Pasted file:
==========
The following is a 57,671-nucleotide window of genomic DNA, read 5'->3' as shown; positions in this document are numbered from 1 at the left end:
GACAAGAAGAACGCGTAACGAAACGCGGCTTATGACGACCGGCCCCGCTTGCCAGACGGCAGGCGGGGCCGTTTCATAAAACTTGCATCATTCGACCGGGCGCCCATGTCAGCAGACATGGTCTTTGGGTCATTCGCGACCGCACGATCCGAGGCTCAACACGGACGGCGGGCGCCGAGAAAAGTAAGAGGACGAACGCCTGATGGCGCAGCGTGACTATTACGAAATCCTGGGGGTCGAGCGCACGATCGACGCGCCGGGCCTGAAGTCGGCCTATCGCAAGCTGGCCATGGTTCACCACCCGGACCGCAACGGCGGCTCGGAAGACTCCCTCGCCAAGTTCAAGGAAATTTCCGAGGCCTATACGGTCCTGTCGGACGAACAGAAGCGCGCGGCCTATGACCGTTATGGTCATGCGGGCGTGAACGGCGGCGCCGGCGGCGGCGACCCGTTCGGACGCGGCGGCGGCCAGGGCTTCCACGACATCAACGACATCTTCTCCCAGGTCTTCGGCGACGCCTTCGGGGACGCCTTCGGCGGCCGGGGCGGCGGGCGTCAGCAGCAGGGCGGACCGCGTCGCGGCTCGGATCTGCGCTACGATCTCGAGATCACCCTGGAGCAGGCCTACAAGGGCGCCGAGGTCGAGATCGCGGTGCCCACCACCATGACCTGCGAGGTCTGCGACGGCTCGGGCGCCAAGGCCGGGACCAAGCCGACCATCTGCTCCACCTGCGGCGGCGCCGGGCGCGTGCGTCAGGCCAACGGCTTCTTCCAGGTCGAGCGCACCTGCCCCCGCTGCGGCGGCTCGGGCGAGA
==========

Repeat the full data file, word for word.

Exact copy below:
The following is a 57,671-nucleotide window of genomic DNA, read 5'->3' as shown; positions in this document are numbered from 1 at the left end:
GACAAGAAGAACGCGTAACGAAACGCGGCTTATGACGACCGGCCCCGCTTGCCAGACGGCAGGCGGGGCCGTTTCATAAAACTTGCATCATTCGACCGGGCGCCCATGTCAGCAGACATGGTCTTTGGGTCATTCGCGACCGCACGATCCGAGGCTCAACACGGACGGCGGGCGCCGAGAAAAGTAAGAGGACGAACGCCTGATGGCGCAGCGTGACTATTACGAAATCCTGGGGGTCGAGCGCACGATCGACGCGCCGGGCCTGAAGTCGGCCTATCGCAAGCTGGCCATGGTTCACCACCCGGACCGCAACGGCGGCTCGGAAGACTCCCTCGCCAAGTTCAAGGAAATTTCCGAGGCCTATACGGTCCTGTCGGACGAACAGAAGCGCGCGGCCTATGACCGTTATGGTCATGCGGGCGTGAACGGCGGCGCCGGCGGCGGCGACCCGTTCGGACGCGGCGGCGGCCAGGGCTTCCACGACATCAACGACATCTTCTCCCAGGTCTTCGGCGACGCCTTCGGGGACGCCTTCGGCGGCCGGGGCGGCGGGCGTCAGCAGCAGGGCGGACCGCGTCGCGGCTCGGATCTGCGCTACGATCTCGAGATCACCCTGGAGCAGGCCTACAAGGGCGCCGAGGTCGAGATCGCGGTGCCCACCACCATGACCTGCGAGGTCTGCGACGGCTCGGGCGCCAAGGCCGGGACCAAGCCGACCATCTGCTCCACCTGCGGCGGCGCCGGGCGCGTGCGTCAGGCCAACGGCTTCTTCCAGGTCGAGCGCACCTGCCCCCGCTGCGGCGGCTCGGGCGAGA